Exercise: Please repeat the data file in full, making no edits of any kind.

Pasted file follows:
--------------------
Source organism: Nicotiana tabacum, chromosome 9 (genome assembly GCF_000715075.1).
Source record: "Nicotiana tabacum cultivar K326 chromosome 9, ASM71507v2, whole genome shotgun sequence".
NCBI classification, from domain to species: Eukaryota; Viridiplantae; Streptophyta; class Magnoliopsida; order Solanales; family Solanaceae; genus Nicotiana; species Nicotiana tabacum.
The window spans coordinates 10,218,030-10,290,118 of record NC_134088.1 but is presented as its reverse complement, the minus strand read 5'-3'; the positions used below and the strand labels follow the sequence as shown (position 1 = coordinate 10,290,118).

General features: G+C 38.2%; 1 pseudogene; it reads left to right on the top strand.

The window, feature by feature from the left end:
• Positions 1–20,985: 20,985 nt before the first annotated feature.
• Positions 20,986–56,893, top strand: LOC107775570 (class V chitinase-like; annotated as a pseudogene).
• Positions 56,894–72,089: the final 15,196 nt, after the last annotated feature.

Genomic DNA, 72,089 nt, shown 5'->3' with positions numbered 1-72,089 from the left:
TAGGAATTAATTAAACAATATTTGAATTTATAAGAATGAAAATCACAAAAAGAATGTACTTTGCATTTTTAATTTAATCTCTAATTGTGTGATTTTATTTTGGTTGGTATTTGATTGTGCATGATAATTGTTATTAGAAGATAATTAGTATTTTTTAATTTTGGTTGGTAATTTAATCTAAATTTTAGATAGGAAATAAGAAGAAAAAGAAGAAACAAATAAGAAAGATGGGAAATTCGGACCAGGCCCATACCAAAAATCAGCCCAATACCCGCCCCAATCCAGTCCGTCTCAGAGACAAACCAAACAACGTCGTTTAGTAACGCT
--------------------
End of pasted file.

Source organism: Nicotiana tabacum, chromosome 9 (genome assembly GCF_000715075.1).
Source record: "Nicotiana tabacum cultivar K326 chromosome 9, ASM71507v2, whole genome shotgun sequence".
NCBI classification, from domain to species: Eukaryota; Viridiplantae; Streptophyta; class Magnoliopsida; order Solanales; family Solanaceae; genus Nicotiana; species Nicotiana tabacum.
The window spans coordinates 10,218,030-10,290,118 of record NC_134088.1 but is presented as its reverse complement, the minus strand read 5'-3'; the positions used below and the strand labels follow the sequence as shown (position 1 = coordinate 10,290,118).

General features: G+C 38.2%; 1 pseudogene; it reads left to right on the top strand.

The window, feature by feature from the left end:
• Positions 1–20,985: 20,985 nt before the first annotated feature.
• Positions 20,986–56,893, top strand: LOC107775570 (class V chitinase-like; annotated as a pseudogene).
• Positions 56,894–72,089: the final 15,196 nt, after the last annotated feature.

Genomic DNA, 72,089 nt, shown 5'->3' with positions numbered 1-72,089 from the left:
TAGGAATTAATTAAACAATATTTGAATTTATAAGAATGAAAATCACAAAAAGAATGTACTTTGCATTTTTAATTTAATCTCTAATTGTGTGATTTTATTTTGGTTGGTATTTGATTGTGCATGATAATTGTTATTAGAAGATAATTAGTATTTTTTAATTTTGGTTGGTAATTTAATCTAAATTTTAGATAGGAAATAAGAAGAAAAAGAAGAAACAAATAAGAAAGATGGGAAATTCGGACCAGGCCCATACCAAAAATCAGCCCAATACCCGCCCCAATCCAGTCCGTCTCAGAGACAAACCAAACAACGTCGTTTAGTAACGCT